St. Mark's United Methodist Church Infuses Christianity into Sacramento Pride Festivities

June 27, 2013

*By Otto DeLeon     

SACRAMENTO, CA – Don't tell the members of the St. Mark's United Methodist Church (St. Mark's) that Sacramento's Pride Festival is an unusual place to celebrate and promote faith and Christianity. Along with a growing number of other faith-based groups, St. Mark's members planned for months to march in and support the annual Pride Parade and to host a booth during the festival that follows on Saturday, June 15, 2013, in the heart of downtown Sacramento. Additionally, a host of social, educational and celebratory activities are scheduled for roll out throughout June, in recognition of Pride Month, as members of the St. Mark's community seize the opportunity to promote faith and Christian love to a segment of society that historically has been alienated, ostracized and rejected by religious fundamentalism.
"St. Mark's welcomes everyone. Our congregation has an active Reconciling ministry, which means we embrace and accept all people, regardless of sexual orientation or gender identity. Supporting and celebrating Pride is a no brainer for us," says Tricia Peterek, Co-Chair of the Reconciling Ministries Team at St. Mark's. A steering group was formed of straight and LGBT (lesbian, gay, bisexual and transgender) members to plan activities and mobilize a diversified segment of the St. Mark's congregation, according to Peterek.
Sacramento's Pride Parade publicly celebrates unity and persistence to eradicate discrimination and violence toward LGBT people. From a faith perspective, members of the St. Mark's congregation feel compelled to let the LGBT community know that God loves them just as they are. With distinct church and faith branding signage, members of St. Mark's unite and march to openly demonstrate that there are places in Sacramento that will welcome and minister to the LGBT community (without attempting to change their sexual orientation or gender identity) when their spiritual batteries are in need of a recharge.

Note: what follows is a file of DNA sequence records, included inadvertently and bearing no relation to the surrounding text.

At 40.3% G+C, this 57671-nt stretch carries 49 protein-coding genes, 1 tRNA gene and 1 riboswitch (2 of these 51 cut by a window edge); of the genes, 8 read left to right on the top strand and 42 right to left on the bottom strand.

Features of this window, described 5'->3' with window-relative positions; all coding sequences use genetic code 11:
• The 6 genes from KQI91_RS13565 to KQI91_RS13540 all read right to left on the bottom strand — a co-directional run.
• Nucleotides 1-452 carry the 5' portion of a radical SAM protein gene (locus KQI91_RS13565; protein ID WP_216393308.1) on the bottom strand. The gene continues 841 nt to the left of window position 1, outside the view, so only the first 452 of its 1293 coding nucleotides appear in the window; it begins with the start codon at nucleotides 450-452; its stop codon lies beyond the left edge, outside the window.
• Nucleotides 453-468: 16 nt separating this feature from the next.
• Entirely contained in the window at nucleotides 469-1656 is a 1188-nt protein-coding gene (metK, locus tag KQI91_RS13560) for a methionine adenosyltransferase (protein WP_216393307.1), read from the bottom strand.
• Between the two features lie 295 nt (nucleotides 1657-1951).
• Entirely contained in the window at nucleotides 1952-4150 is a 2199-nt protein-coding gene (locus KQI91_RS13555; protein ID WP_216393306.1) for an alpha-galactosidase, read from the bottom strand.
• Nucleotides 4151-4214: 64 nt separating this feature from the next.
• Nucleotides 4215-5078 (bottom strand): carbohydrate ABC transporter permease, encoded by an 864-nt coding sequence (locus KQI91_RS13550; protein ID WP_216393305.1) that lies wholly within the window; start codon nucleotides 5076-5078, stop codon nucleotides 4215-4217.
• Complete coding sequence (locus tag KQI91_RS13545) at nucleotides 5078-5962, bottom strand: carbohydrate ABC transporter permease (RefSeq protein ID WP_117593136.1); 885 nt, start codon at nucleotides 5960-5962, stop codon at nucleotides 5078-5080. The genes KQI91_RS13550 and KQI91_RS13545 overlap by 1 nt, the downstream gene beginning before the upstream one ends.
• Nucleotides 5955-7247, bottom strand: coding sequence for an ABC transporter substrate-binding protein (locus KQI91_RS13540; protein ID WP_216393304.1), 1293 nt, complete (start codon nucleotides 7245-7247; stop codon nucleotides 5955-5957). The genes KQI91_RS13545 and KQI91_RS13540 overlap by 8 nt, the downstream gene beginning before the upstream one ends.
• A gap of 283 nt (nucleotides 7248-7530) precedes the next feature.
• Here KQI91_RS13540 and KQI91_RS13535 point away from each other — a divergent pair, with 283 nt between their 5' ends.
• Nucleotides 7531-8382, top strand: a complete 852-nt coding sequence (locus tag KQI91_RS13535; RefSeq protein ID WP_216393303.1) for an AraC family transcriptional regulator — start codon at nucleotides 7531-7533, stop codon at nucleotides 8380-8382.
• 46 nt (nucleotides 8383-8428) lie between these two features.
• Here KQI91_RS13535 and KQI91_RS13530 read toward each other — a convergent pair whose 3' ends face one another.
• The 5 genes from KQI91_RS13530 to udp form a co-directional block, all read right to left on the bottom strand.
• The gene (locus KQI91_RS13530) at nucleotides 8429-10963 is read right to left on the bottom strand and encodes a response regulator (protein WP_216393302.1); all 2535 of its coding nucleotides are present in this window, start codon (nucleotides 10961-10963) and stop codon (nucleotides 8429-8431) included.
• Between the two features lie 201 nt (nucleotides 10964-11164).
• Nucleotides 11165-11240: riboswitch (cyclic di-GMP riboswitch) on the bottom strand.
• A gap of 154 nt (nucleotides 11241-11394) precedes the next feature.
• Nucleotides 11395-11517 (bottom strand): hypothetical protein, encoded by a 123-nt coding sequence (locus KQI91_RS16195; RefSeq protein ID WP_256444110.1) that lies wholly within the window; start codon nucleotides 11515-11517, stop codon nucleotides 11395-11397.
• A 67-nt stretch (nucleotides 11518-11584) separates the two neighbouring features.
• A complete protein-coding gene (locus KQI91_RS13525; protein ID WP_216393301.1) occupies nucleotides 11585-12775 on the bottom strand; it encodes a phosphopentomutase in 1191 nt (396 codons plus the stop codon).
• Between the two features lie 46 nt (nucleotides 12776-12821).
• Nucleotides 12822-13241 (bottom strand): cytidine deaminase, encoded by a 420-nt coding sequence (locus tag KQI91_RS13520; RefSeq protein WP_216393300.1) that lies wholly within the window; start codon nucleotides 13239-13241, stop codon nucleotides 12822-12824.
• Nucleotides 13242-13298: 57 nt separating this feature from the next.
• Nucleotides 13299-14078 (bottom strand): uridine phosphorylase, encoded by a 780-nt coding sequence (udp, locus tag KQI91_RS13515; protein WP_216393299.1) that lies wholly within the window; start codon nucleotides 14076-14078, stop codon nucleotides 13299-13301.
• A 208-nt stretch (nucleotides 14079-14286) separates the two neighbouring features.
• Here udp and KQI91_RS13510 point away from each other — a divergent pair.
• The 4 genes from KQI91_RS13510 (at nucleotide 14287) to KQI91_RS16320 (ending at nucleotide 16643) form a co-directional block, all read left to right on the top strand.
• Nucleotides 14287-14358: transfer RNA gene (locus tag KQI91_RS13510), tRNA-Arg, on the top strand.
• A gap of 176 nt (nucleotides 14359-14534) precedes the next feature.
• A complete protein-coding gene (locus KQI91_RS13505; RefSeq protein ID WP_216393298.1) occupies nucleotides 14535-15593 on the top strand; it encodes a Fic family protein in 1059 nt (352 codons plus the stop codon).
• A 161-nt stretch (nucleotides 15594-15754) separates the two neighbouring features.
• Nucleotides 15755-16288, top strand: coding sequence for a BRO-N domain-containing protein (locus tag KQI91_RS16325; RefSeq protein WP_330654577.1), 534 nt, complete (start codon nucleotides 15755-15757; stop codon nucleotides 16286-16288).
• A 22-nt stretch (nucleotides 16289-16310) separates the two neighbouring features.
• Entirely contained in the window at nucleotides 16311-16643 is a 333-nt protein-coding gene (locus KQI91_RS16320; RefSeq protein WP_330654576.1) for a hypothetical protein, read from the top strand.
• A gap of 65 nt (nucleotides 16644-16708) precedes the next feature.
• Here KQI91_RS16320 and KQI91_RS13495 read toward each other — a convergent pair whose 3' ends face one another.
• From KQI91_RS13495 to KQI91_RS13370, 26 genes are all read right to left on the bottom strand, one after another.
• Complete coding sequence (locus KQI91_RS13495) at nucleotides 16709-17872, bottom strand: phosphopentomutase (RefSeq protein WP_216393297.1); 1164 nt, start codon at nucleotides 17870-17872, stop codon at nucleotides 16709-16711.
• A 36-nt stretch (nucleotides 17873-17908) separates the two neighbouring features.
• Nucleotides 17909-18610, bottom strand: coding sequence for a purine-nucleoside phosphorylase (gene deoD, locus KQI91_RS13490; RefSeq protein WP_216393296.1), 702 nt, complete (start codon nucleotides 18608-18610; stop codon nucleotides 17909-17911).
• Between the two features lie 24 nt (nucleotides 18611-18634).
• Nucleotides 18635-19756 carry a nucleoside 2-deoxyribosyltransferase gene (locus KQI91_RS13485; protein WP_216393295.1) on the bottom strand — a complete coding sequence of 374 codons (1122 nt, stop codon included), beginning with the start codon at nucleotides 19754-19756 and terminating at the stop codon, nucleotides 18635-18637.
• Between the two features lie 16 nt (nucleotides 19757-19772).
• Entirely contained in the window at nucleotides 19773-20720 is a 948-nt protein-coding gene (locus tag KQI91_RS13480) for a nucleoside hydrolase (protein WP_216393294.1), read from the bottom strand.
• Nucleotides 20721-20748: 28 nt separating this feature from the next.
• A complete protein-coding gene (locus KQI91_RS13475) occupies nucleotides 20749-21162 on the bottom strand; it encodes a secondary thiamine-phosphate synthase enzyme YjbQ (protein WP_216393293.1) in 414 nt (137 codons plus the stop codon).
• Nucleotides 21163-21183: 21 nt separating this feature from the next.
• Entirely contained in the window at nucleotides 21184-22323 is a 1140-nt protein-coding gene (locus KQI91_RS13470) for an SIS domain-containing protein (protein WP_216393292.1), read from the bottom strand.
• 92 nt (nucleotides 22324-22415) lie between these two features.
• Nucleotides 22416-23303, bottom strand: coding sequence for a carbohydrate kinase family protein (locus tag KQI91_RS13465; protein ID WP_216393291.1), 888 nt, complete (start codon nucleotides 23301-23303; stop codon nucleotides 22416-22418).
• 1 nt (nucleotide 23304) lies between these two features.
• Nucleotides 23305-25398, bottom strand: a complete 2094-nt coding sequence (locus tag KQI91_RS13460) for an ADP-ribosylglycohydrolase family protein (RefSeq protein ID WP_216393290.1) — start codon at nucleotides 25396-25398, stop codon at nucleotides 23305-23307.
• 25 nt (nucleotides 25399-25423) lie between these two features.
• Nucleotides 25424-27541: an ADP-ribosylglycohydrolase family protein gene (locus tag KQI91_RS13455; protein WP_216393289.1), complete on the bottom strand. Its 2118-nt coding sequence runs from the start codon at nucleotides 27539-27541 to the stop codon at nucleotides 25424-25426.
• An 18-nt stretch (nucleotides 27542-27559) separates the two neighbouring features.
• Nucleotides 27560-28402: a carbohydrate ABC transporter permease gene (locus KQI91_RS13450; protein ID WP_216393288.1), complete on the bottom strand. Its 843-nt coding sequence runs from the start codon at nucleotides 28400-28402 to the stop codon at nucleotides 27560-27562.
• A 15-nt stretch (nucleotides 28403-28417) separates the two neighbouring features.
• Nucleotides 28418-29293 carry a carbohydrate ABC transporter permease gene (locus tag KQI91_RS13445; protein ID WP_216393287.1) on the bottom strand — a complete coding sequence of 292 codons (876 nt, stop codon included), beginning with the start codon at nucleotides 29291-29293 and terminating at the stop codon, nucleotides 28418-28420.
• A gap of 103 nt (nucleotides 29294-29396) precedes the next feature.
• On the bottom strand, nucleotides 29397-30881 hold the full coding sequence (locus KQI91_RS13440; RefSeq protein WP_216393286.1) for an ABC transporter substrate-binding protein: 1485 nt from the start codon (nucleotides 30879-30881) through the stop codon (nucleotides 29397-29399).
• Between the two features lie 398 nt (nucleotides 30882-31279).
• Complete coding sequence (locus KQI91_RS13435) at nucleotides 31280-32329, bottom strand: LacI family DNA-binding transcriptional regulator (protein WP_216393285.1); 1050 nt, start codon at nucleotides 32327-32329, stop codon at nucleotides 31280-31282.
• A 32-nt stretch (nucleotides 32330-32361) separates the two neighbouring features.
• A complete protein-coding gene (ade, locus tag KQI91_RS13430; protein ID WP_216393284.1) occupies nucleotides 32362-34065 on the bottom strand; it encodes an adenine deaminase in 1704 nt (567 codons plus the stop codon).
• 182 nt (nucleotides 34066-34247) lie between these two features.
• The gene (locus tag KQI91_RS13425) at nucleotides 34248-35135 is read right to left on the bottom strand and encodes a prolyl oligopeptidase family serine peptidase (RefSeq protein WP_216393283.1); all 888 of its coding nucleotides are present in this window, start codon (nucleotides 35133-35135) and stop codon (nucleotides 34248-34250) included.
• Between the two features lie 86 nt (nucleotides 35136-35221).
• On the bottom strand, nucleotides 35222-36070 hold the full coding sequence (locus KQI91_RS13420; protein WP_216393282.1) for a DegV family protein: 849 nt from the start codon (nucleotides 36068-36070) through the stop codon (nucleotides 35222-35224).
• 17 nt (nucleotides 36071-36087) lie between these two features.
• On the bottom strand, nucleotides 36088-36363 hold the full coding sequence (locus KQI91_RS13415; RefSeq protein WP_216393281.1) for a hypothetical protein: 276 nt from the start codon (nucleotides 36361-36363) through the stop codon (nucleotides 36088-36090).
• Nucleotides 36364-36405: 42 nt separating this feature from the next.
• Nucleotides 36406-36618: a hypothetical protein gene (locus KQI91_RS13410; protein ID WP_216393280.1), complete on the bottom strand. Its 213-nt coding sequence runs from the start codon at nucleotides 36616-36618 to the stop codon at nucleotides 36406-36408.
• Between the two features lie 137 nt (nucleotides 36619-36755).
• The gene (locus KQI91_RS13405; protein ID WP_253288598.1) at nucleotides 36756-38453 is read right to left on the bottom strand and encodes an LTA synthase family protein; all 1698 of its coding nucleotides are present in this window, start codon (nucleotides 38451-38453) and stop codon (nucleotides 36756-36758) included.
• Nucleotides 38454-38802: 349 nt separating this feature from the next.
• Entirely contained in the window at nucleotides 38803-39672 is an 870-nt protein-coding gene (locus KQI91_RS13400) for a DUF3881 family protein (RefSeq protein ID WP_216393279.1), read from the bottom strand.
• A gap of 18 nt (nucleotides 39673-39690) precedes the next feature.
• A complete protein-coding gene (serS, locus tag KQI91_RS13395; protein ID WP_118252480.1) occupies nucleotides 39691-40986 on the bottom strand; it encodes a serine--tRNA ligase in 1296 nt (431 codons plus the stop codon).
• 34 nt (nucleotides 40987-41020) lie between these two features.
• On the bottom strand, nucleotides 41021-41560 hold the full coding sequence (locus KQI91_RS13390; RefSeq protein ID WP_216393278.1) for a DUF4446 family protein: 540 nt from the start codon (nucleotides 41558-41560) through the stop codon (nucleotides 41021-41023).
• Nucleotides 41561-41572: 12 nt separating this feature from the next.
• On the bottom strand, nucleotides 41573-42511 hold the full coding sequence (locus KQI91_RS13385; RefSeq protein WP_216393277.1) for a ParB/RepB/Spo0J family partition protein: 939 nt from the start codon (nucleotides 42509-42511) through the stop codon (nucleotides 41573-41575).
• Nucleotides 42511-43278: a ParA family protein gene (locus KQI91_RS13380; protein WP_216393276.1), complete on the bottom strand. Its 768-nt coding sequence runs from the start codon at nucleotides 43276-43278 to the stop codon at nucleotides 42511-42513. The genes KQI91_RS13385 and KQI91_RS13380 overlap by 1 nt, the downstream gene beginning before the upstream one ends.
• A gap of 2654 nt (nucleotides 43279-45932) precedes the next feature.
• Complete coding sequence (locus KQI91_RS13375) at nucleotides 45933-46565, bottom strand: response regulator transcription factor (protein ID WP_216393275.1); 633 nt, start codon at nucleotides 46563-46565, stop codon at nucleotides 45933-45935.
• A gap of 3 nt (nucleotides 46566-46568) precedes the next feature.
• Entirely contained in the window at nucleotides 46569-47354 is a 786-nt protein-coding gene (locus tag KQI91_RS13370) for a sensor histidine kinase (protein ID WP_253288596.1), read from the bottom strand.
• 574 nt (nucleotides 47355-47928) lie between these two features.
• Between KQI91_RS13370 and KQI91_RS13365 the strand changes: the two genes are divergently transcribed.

For the leadership team at St. Marks's, having a presence at the festival with an exhibitor's booth is just as important for outreach purposes as is having the parade contingent. At the festival, the attendants of the St. Mark's booth engage the crowds with welcoming messages, give-away items and smiles that promote faith and church inclusion. "We talk to anyone and everyone who comes by the booth," says Cath Fenimore-Brown, the Church Administrator and member of the leadership team of the LGBT ministries group. She adds, "We're not trying to convince people about anything. We know that these people are struggling to make sense of their identity, family, work, finances, health and all life situations. Sometimes people just need a listening ear or to be around people of faith to help sort things out. Our hope is that they find their way to St. Mark's to feel the comfort and love that God intends for all of us."
Recognizing June as national Pride Month, members of the St. Mark's community planned related celebratory and outreach activities peppered throughout June. These activities include prep sessions for the parade and festival (decorating, sign making and assembly and branding of give-away items for the booth), a potluck, receptions after worship services, a dedicated Pride Sunday on June 16 and movie viewings with paneled discussion sessions that address faith and sexuality.
The belief at St. Mark's is that God is too big and too good to restrain within human understanding so why not go to where it might seem unusual. The twist is that for those who belong to the St. Mark's community there is nothing unusual about going forward hand in hand to proclaim and encourage pride in being Christian and lesbian or gay or bisexual or transgender or straight. When love prevails and dignity, compassion and respect for all people are attained, then faith and pride will truly go hand in hand – that's the vision for St. Mark's.
*DeLeon is Co-chair of the church's Reconciling Ministries Team